Friday, July 24, 2009

What? Hearing loss in people with RA.


Like I needed something else to worry about.

What? Huh?

Saturday, July 18, 2009

Hello Class. Nice to meet you. Please don’t kill me.

So, over the last year of sitting across the table from middle schoolers and saying "Say 'r'" and them saying "wa" and me having no idea how to fix it, I had an epiphany. I was meant to do speech language.
Although I'm not particularly gifted at speech, I love language and my whole academic career has been build on that – since 1995, I've been studying language in some form or another. What my particular weaknesses are as an authority figure (i.e. unable to manage large groups of kids) are mitigated the way the job is structured. It works for me health-wise as well – I can shuffle some groups around if I really can't make it to school or if my fatigue or my feet is making it harder for me to get to a room across the school on time. Time to go back to classes to be an SLP. It's a good feeling to approach a job not sure of what will happen and leave totally confident.

I loved it.

I had one augmentative communicator and one PECS user – well, he wasn't a PECS user until I got him. I knew I loved that sort of communication work. But what I really didn't expect was to love my boys with Asperger Syndrome and high functioning autism. But I did. I fascinated by their language. I had a blast making Superflex movies and playing eye contact games and helping them understand their IEPs.

So, I've been waiting all summer to see what school I'd be in. I heard that it was pretty much a given that I wouldn't be at the middle school, but I didn't internalize that. Of course I could convince them to leave me at the middle school. What would my kids do without me? Or really, what would I do without them?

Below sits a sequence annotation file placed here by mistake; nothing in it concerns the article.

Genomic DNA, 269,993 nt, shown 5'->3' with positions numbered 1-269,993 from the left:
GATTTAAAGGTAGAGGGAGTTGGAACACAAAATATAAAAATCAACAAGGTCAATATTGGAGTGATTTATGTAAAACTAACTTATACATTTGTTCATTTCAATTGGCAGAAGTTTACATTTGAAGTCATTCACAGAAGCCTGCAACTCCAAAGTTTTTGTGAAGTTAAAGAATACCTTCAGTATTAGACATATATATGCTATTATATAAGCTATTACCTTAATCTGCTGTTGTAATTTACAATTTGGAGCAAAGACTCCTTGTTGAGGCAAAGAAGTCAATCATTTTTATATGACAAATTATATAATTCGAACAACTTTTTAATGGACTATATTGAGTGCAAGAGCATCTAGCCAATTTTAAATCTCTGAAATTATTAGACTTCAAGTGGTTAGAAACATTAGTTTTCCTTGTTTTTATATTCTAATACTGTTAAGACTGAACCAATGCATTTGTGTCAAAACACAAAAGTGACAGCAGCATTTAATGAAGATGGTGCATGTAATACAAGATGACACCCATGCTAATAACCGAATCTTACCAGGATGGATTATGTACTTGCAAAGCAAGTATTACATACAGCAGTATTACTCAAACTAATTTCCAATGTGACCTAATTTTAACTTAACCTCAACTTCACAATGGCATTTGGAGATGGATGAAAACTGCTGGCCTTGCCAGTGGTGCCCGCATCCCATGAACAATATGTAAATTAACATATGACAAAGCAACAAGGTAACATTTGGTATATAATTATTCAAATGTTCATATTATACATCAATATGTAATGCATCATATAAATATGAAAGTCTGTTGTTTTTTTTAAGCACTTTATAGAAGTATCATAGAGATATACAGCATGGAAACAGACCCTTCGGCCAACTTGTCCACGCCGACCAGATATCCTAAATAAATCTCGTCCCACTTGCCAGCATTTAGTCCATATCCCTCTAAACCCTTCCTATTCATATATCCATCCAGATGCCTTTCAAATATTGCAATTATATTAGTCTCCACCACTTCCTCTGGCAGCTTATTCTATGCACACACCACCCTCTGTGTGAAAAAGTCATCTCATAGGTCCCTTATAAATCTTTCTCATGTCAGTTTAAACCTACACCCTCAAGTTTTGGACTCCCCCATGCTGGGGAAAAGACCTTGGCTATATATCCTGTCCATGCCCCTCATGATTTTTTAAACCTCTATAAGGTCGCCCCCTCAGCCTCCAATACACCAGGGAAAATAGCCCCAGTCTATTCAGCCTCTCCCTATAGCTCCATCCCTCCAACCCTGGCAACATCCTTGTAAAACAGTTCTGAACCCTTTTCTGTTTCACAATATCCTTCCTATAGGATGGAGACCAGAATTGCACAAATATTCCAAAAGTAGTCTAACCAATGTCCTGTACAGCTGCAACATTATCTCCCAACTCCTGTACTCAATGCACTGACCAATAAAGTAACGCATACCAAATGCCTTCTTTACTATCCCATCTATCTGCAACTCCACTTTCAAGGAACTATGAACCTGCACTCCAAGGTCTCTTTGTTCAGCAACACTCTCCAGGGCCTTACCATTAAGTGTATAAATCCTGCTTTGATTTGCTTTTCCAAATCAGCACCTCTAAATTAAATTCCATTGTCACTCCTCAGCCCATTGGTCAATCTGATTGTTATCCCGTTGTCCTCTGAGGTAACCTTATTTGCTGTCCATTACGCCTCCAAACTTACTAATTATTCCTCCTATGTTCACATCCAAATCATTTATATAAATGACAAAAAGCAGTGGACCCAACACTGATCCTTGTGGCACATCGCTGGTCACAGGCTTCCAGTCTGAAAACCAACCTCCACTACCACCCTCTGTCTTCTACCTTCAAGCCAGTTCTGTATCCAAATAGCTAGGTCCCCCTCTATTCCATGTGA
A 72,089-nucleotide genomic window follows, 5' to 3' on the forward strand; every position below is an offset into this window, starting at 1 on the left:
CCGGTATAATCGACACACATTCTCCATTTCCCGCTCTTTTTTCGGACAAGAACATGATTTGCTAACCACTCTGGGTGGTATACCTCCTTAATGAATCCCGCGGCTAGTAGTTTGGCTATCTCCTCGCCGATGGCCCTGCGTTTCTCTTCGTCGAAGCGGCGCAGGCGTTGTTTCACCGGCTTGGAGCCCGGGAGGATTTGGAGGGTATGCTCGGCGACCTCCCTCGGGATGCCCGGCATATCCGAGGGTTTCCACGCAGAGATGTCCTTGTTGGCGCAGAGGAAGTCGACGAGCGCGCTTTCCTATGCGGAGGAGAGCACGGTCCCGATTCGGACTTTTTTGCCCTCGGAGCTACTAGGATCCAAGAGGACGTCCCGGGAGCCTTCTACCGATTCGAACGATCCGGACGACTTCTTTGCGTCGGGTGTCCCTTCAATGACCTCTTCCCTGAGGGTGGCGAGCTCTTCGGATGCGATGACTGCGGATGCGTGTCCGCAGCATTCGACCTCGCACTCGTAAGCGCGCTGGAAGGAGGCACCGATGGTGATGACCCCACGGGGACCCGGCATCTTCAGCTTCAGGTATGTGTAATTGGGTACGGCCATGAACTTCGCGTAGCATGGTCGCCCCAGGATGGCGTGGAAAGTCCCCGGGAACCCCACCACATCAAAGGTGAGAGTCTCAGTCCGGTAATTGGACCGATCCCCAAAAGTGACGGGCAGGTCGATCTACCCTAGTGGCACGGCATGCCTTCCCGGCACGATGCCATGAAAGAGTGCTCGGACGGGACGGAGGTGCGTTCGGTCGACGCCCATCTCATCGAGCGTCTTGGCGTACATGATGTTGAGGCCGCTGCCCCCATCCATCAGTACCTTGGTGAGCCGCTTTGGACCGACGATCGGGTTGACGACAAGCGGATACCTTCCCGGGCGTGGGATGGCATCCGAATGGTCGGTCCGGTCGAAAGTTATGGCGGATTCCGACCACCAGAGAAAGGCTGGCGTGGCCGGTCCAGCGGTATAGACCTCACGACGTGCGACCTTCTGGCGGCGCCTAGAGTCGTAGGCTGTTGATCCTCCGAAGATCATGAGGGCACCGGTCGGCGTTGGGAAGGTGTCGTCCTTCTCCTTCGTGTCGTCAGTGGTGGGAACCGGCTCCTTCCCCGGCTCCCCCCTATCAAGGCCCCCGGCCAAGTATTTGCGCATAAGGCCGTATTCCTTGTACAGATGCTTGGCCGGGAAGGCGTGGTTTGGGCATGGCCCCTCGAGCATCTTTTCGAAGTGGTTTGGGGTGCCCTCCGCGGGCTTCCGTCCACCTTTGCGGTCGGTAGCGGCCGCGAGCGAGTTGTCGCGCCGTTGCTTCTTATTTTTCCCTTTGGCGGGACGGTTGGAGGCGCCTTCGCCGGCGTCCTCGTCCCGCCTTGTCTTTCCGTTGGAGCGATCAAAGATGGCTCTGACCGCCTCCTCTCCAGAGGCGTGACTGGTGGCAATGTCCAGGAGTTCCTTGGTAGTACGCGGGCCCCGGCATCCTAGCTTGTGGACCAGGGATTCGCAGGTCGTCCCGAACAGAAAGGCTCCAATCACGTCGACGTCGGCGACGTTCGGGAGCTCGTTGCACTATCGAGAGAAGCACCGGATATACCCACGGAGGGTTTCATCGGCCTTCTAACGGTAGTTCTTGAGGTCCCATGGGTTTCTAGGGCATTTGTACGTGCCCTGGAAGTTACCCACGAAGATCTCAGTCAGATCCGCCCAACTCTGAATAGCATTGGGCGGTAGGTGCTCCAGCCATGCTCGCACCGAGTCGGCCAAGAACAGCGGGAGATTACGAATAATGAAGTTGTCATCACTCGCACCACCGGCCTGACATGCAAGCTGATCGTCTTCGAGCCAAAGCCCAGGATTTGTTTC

There was talk about the high school. That would be fine too. I would move up with several of my kids and be there in a few years for the rest.

Two days ago, I was told it was the elementary school. And I was to be the special ed teacher.

I can't deny that I've suffered from classroom envy when I pass by some really cool teaching materials. But I usually get over classroom envy very quickly when I encounter kids in groups larger than 3 or 4. Everyone keeps congratulating me. (Which is how I found out. Nice.) I have a feeling of "Holy cow, Pinocchio; you're a real boy!" My mom is bragging about me. It feels good.

But I am sad. What am I going to do with my collection of Super Duper Phonology decks? And my speech bulletin board decorations?

And I have to work with people again, go by the team schedules, call parents, all of that stuff. Recess duty – dear god. I'll have recess duty. And I've already said what I think of resource in Missouri. It's not resource; it's a mosh-pit dumping ground.

But I got my class roster and I have 11-13 kids and not all will be there all of the time. Even at the end of last year, when a large large number of my kids had their speech minutes drastically reduced, I had twice that and felt blissfully unencumbered. I am in the strange position of having younger kids but ones with more mild disabilities than I'm used to.